Tuesday, October 13, 2009

The Volatility Monster—Be Afraid, Be Very Afraid

As Californians suffer through the worst recession in decades, the Commission on the 21st Century Economy and the governor are seeking massive tax cuts for the super rich. How can such an outrageous proposal be sold to unemployed, underemployed, and underpaid Californians? By calling this giveaway a “reform” to our budget crisis.

The Commission and governor suggest that the source of our budget woes is a sinister monster called--(cue scary music)--“revenue volatility.” As their story goes, if we slay the revenue volatility monster all our budget problems will disappear. So we have no choice but to give very rich people jaw-dropping tax cuts.

Their rationale is that Sacramento cannot responsibly manage a one-time spike in revenues because the revenue volatility monster tricks the Legislature into committing to long-term spending of money the state does not have, thereby condemning California to years of budget stalemates, and tough choices between higher taxes and painful spending cuts. The inference is that these tough choices can be avoided if the state changes its tax structure to eliminate the volatility monster.

Here is the real volatility problem. Very rich people pay a lot of income taxes when they make lots of money in good economic years. Their income taxes go down in recessions because they earn less money. Equity markets, stock options, bonuses, and capital gains depend upon the health of the economy, and with the economy, are volatile. Volatility is not limited to the State of California; we have seen the same volatility across the nation as the richest of the rich have begun to accumulate wealth and income at proportions not seen since the 1920. As a result of accumulation of income in a few hands, the state collects more in income taxes because our personal income tax (PIT) is progressive.

About half of California's General Fund revenues come from the PIT, a progressive tax which increases as amount of taxable income grows. Although the PIT revenues have gone up and down throughout the years, since 1989 it has increased by an average annual rate of 6.7 percent. This outpaces the growth of other taxes, such as the sales tax. Most economists support a progressive tax system – even Adam Smith praised its merits in The Wealth of Nations. And, almost all tax systems in the world contain progressive elements.

The Commission’s report proposes reducing volatility by reducing the tax burden on the wealthy. The Commission proposes flattening the PIT tax structure by reducing the number of tax brackets from six to two. The new tax rate would be 2.75 percent for taxable income up to $56,000 for joint filers ($28,000 for single) and 6.5 percent for taxable income above that amount. Under this proposal, a person struggling to eke out a living on $28,001 will pay the same rate (6.5 percent) as someone earning $2,800,001. If we just don’t tax upper incomes much, voila—we slay the volatility monster.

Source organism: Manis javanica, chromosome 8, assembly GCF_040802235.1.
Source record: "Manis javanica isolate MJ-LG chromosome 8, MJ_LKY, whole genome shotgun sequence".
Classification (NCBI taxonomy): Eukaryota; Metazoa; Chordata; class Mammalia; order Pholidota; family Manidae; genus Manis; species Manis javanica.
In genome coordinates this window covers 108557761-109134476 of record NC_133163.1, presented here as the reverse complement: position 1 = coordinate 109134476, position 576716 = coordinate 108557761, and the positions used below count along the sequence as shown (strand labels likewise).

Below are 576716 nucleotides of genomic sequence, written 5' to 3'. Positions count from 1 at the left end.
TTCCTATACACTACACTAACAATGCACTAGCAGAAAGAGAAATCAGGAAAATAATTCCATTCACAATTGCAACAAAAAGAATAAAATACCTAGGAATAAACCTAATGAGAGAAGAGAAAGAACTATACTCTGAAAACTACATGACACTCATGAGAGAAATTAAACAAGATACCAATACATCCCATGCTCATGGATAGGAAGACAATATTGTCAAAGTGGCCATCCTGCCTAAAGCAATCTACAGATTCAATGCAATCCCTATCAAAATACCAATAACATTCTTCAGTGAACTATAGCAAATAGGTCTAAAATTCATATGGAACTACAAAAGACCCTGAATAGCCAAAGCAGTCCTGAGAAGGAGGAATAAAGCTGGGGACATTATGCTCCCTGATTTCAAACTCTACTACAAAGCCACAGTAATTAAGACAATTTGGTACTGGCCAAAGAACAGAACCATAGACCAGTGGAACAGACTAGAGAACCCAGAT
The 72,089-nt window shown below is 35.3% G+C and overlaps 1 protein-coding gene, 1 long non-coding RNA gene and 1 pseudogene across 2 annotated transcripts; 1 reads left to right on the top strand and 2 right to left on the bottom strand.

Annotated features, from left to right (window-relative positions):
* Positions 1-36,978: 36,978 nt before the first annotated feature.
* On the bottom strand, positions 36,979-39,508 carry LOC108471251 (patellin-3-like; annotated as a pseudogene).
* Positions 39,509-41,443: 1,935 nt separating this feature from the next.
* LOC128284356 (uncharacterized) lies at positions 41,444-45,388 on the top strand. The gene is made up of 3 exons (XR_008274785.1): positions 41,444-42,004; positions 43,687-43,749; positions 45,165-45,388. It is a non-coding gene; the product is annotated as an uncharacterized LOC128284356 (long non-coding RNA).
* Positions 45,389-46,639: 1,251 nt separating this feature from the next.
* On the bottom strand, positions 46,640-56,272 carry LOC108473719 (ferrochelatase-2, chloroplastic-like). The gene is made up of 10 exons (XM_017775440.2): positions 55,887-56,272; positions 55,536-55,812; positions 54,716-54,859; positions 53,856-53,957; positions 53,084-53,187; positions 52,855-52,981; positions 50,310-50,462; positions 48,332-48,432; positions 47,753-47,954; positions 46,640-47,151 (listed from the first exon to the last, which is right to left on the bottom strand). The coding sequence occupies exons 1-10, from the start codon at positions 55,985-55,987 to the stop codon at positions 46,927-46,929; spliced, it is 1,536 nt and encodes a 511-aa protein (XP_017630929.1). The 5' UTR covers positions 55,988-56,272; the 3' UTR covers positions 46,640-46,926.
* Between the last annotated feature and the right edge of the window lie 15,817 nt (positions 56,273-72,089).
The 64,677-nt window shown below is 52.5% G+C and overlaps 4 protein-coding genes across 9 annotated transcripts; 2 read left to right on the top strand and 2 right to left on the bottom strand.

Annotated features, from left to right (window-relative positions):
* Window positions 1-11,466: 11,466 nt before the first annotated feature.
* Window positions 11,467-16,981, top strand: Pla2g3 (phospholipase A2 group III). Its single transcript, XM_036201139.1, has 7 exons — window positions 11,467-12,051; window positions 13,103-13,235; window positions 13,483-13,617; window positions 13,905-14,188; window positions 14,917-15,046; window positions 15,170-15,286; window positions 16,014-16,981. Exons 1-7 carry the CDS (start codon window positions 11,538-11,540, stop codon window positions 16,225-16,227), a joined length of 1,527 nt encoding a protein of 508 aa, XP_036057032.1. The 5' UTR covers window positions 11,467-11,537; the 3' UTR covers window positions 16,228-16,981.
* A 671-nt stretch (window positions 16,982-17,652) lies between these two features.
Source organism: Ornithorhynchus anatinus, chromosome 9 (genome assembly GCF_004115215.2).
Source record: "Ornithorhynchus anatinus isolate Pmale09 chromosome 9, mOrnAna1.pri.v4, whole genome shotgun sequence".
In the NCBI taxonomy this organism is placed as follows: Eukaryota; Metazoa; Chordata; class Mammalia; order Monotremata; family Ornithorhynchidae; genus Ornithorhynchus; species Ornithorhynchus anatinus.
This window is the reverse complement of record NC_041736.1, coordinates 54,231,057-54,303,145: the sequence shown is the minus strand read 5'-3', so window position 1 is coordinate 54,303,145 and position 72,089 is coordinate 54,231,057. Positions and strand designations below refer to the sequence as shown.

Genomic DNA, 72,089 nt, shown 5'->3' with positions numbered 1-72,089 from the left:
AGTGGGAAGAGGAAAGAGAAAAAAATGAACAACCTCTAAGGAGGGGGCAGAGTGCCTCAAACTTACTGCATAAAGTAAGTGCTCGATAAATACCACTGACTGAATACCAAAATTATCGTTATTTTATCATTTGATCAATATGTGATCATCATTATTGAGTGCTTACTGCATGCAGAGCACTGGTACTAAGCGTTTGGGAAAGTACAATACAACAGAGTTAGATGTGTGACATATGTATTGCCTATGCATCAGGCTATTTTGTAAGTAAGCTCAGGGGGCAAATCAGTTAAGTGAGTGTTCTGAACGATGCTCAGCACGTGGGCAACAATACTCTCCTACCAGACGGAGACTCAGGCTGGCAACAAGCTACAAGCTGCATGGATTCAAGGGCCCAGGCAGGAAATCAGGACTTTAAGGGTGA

The benefits to the wealthy don't stop there—the higher income earners still get the benefits of mortgage deductions, property tax deductions and charitable contribution deductions. On the flip side, the Commission’s report recommends we eliminate child care deductions and dependent credits which benefits low-income taxpayers. For some families this leads to a tax increase—a family of four making $65,000 per year with $15,000 of itemized deductions and special credits worth $500 for child care would see their PIT liability increase by a whopping 437.7 percent

This is classic supply-side, “trickle down” economics. The Commission’s report assumes that the super wealthy and corporations which benefit directly from their proposed tax cuts will translate the cuts into lower prices and more investment. In fact, some have argued that lowering the tax rate is going to spur so much investment that overall tax revenue is going to increase. But we’ve heard that tired sales pitch before when the Reagan and Bush federal tax cuts didn’t result in tax revenue increases.

“Trickle down” economics has been thoroughly discredited. The true response to solving the volatility problem is to make sure Californians are fully employed and decently paid.

The Commission proposes reducing PIT revenues under the fig leaf of stabilizing revenues. Using this logic, if California just stopped collecting taxes, the problem of volatility would be solved forever.